alshellah blog

Wednesday, December 22, 2010

Best cheap Android phones

Best cheap Android phones


The HTC Tattoo, a bargain version of the company’s flagship phones, is like an elderly HTC Hero — shrunken and less perky, but still with plenty of fun times left in the tank. You’ll definitely notice the corners that have been cut — the resistive touchscreen is especially annoying — but, if you’re looking to save some pennies, you can’t beat a bargain handset that offers all the power of an Android smart phone.
The Tattoo is available from free on a £25-per-month, 18-month contract, or for around £290 SIM-free.
Android for all
The Tattoo offers the same powerful Android operating system and social-networking goodies as the Hero, but in a cheaper, smaller phone. That means you can have all the power of a handset running Android — a usable, feature-packed smart-phone operating system — at a price that would usually score you a more stripped-down phone.
The Tattoo comes with a good suite of applications pre-installed, including Google Maps, a Twitter app and a YouTube app. If they’re not enough, the Tattoo will also allow you to shop in the Android Market, which hosts heaps of little programs that give the phone even more powers. Happily, many of the apps in the Android Market are free, and it does a good job of making it easy to download and install everything from Spotify to Skype.

The 71mm resistive touchscreen is the Tattoo’s weak point, but the Android software is as great as usual
HTC has also iced the Android cake with its Sense user interface — the same one we raved about on the HTC Hero. There are seven home screens, which you can customise to your heart’s delight with wallpapers and widgets. These include Twitter and email widgets that show your missives as they pop-up in real-time, without requiring you to open an app, like you would on the iPhone, for example.
You can also change your whole configuration, depending on your mood, by creating your own themes, known as ‘scenes’. For example, you may want to see your work calendar during the week, but avoid it at all costs during the weekend. Your ‘weekend’ scene might show your music-player widget instead. But the phone is also well set-up right out of the box, so you don’t have to change anything if you don’t want to.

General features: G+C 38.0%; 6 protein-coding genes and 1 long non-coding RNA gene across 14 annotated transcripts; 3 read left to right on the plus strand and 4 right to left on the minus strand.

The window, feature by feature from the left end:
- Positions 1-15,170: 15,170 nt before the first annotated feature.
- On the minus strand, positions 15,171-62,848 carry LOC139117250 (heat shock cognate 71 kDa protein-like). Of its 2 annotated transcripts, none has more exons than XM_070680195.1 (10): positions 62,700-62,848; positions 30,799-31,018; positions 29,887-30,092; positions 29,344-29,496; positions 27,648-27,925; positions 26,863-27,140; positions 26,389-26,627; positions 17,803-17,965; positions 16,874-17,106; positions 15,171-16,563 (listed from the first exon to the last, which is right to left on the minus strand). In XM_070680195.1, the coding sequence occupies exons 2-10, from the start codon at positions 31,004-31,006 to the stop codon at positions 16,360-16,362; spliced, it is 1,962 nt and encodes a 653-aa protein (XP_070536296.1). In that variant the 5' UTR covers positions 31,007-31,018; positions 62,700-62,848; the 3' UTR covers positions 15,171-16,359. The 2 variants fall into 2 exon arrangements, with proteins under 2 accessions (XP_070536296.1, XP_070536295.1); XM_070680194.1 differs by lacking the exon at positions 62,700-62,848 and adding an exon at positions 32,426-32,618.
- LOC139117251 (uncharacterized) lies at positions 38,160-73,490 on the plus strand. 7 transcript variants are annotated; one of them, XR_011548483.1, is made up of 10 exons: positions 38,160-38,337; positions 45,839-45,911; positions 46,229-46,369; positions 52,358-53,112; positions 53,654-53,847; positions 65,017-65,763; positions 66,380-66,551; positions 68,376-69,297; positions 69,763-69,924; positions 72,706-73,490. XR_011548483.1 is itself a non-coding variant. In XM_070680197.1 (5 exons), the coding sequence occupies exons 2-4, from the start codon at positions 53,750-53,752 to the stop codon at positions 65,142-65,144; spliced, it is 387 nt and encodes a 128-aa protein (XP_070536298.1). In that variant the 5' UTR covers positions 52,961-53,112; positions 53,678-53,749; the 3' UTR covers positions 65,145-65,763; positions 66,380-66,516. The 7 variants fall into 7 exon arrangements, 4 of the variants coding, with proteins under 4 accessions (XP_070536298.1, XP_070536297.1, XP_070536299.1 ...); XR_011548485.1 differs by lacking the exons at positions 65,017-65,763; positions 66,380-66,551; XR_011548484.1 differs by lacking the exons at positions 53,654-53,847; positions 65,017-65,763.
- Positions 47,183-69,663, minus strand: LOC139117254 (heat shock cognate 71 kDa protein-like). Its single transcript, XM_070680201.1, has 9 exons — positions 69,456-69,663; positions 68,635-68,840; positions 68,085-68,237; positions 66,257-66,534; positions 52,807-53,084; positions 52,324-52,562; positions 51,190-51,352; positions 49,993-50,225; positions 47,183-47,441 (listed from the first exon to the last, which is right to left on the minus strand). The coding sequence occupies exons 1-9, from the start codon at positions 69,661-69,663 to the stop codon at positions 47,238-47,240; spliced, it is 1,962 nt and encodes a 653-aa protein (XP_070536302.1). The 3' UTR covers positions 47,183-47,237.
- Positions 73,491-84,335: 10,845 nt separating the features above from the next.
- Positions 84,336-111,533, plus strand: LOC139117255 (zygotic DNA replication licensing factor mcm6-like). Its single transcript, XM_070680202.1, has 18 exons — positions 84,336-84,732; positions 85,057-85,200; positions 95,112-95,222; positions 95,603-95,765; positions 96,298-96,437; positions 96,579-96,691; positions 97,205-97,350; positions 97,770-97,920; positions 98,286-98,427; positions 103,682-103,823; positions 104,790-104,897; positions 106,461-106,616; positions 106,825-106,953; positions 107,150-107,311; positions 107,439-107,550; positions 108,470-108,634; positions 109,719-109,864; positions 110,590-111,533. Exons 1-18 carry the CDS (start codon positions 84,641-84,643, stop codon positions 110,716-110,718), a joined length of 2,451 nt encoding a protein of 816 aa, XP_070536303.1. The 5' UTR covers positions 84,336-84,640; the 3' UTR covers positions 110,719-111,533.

Kiss my Facebook
We also love the way Sense grabs our Facebook and Gmail contacts and merges them together into our address book, so we can see the smiling profile pics of our chums on our phone.
The Tattoo also pulls in your Facebook and Flickr photo albums, and your friends’ albums, and shows their snaps alongside their contact info. Unfortunately, it doesn’t support any other social-networking sites, like MySpace or Bebo. You can get apps and widgets for those sites from the Android Market, though.
Ouch — my fingers!
HTC hasn’t short-changed us with the Tattoo’s software, but the hardware is another story. To cut the price, the company’s plunked a resistive touchscreen onto the handset, and that breaks our little hearts. The screen requires the pressure of a fingernail to register inputs, and it’s just not as pleasant to use Android when you can’t swipe over the screen with wild abandon. Instead, each selection has to be a slow and deliberate, and, if you don’t have fingernails to speak of, you’re stuffed. It doesn’t help that the touchscreen is also smaller than average, measuring only 71mm (2.8 inches).
The teeny, resistive touchscreen makes typing a chore. It’s great that there’s a choice of a virtual Qwerty keyboard, alphanumeric keyboard, and compact Qwerty effort with two letters on each on-screen key. But, despite these options and fairly good predictive text, the screen’s unresponsiveness means you have to take your time when typing.
Cover it up
Despite its shortcomings, we couldn’t help but cheer up when we saw the Tattoo’s selection of switchable covers. Our sample phone had a cheeky representation of Android peeping out at us from its silver case, but you can pick up plenty more colourful options online for about £11 each. If you’re really feeling creative, you can design your own cover for about £13, including layers of your own photos and text.
We gave the online cover-design feature a go, and could have spent hours tweaking our handset’s appearance. We wish every smart phone came with this fun extra.
Conclusion
The HTC Tattoo doesn’t skimp in the software department, providing all of the power of Android, plus the Hero’s social-networking extras. But you’ll miss out on the pleasure of using a big, bright, responsive touchscreen. If you bite your nails, stay away from this phone. For those who don’t, we’d recommend the Tattoo above its bargain competitors, such as the Samsung Tocco Lite.

Key Specs

Product type Budget phone
GPS Yes
Form factor Candy-bar
Available colours Silver
Screen size 0.1 in.
Camera resolution 3.2 megapixels
Weight 113 g

Camera

LED photo light No
Video recording Yes
Flash No
Camera resolution 3.2 megapixels

Connectivity

Infrared No
Bluetooth Yes
WiFi Yes
USB Yes
GPS receiver Yes

General

Form factor Candy-bar
Size (W x H x D) 55 x 106 x 14 mm
Battery type Li-ion
GSM frequencies 850, 900, 1800, 1900
GPRS Yes
3G Yes
HDSPA Yes
Available colours Silver
Weight 113 g
Talk time (mfr) 342 min
Standby time (mfr) 6.5 hours

Memory

Memory expansion Yes
Memory card type microSD
On-board memory 512 MB

Messaging and data

Short Messaging Service (SMS) Yes
Multimedia Messaging Service (MMS) Yes
Internet browser Yes
E-mail client Yes
Java Yes

Music/radio

Music playback Yes
Supported formats MP3, AAC (AAC, AAC+, AAC-LC), AMR-NB, WAV, MIDI, Windows Media Audio 9
FM radio No
Headphone socket 3.5mm

PDA features

Operating system Google Android
Synchronisation software HTC Sync

Phone

Vibrating alert Yes
Calendar Yes

Display

Main screen (W x H) 42 x 56 mm
Resolution 240×320 pixels



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